China is the world's largest producer and consumer of agricultural products – and some 300 million Chinese farm workers are in the industry, mostly laboring on pieces of land about the size of U.S farms. Virtually all arable land is used for foodcrops. China is the world's largest producer of rice and is among the principal sources of wheat, corn (maize), tobacco, soybeans, potatoes, sorghum, peanuts, tea, millet, barley, oilseed, pork, and fish. Major non-food crops, including cotton, other fibers, and oilseeds, furnish China with a small proportion of its foreign trade revenue. Agricultural exports, such as vegetables and fruits, fish and shellfish, grain and meat products, are exported to Hong Kong. Yields are high because of intensive cultivation, for example, China's cropland area is only 75% of the U.S. total, but China still produces about 30% more crops and livestock than the United States. China hopes to further increase agricultural production through improved plant stocks,fertilizers, and technology.
According to the government statistics issued in 2005, after a drop in the yield of farm crops in 2000, output has been increasing annually.
According to the United Nations World Food Program, in 2003, China fed 20 percent of the world's population with only 7 percent of the world's arable land. China ranks first worldwide in farm output, and, as a result of topographic and climatic factors, only about 10–15 percent of the total land area is suitable for cultivation. Of this, slightly more than half is unirrigated, and the remainder is divided roughly equally between paddy fields and irrigated areas. Nevertheless, about 60 percent of the population lives in the rural areas, and until the 1980s a high percentage of them made their living directly from farming. Since then, many have been encouraged to leave the fields and pursue other activities, such as light manufacturing, commerce, and transportation; and by the mid-1980s farming accounted for less than half of the value of rural output. Today, agriculture contributes only 13% of China's GDP.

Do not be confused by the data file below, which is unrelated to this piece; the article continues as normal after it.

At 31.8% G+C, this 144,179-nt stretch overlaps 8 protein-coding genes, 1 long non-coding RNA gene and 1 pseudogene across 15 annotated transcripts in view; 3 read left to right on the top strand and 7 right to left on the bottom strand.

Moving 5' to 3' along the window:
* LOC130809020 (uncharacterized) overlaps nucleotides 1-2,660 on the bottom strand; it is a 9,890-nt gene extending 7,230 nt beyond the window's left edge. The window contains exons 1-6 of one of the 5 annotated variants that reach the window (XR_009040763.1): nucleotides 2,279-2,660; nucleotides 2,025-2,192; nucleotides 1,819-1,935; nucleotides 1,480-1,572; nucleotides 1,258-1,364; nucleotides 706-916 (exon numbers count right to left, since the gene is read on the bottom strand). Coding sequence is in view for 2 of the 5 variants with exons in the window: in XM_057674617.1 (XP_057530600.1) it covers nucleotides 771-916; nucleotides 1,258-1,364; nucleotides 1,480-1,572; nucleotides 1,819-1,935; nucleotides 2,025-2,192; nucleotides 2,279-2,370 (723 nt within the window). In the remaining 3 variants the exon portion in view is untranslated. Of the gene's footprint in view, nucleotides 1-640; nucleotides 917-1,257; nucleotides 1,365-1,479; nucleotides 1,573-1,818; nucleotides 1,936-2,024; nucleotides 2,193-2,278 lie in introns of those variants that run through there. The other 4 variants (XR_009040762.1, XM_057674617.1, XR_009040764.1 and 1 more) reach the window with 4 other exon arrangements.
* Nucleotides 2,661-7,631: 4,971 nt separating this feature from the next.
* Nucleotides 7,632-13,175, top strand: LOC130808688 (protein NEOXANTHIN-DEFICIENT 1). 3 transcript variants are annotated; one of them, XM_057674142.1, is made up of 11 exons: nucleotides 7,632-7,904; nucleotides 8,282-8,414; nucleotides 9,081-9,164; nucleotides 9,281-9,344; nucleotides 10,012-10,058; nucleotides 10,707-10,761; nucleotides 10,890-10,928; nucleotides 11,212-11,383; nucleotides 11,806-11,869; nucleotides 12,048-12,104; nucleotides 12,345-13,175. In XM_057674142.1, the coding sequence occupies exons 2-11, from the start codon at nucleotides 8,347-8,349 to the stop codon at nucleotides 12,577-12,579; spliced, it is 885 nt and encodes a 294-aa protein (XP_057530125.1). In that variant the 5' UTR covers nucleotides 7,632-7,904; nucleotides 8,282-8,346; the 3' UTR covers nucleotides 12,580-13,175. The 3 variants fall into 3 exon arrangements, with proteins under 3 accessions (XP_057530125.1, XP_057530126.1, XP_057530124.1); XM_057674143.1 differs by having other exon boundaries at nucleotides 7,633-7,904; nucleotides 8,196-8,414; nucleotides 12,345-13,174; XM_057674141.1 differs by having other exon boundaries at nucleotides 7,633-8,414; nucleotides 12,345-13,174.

Animal husbandry constitutes the second most important component of agricultural production. China is the world's leading producer of pigs, chickens, and eggs, and it also has sizable herds of sheep and cattle. Since the mid-1970s, greater emphasis has been placed on increasing the livestock output. China has a long tradition of ocean and freshwater fishing and of aquaculture. Pond raising has always been important and has been increasingly emphasized to supplement coastal and inland fisheries threatened by overfishing and to provide such valuable export commodities as prawns.
Environmental problems such as floods, drought, and erosion pose serious threats to farming in many parts of the country. The wholesale destruction of forests gave way to an energetic reforestation program that proved inadequate, and forest resources are still fairly meagre. The principal forests are found in the Qin Mountains and the central mountains and on the Sichuan–Yunnan plateau. Because they are inaccessible, the Qinling forests are not worked extensively, and much of the country's timber comes from Heilongjiang, Jilin, Sichuan, and Yunnan.
Western China, comprising Tibet, Xinjiang, and Qinghai, has little agricultural significance except for areas of floriculture and cattle raising. Rice, China's most important crop, is dominant in the southern provinces and many of the farms here yield two harvests a year. In the north, wheat is of the greatest importance, while in central China wheat and rice vie with each other for the top place. Millet and kaoliang (a variety of grain sorghum) are grown mainly in the northeast and some central provinces, which, together with some northern areas, also provide considerable quantities of barley. Most of the soybean crop is derived from the north and the northeast; corn (maize) is grown in the center and the north, while tea comes mainly from the warm and humid hilly areas of the south. Cotton is grown extensively in the central provinces, but it is also found to a lesser extent in the southeast and in the north. Tobacco comes from the center and parts of the south. Other important crops are potatoes, sugar beets, and oilseeds.
There is still a relative lack of agricultural machinery, particularly advanced machinery. For the most part the Chinese peasant or farmer depends on simple, nonmechanized farming implements. Good progress has been made in increasing water conservancy, and about half the cultivated land is under irrigation.
In the late 1970s and early 1980s, economic reforms were introduced. First of all this began with the shift of farming work to a system of household responsibility and a phasing out of collectivized agriculture. Later this expanded to include a gradual liberalization of price controls; fiscal decentralization; massive privatization of state enterprises, thereby allowing a wide variety of private enterprises in the services and light manufacturing; the foundation of a diversified banking system (but with large amounts of state control); the development of a stock market; and the opening of the economy to increased foreign trade and foreign investment.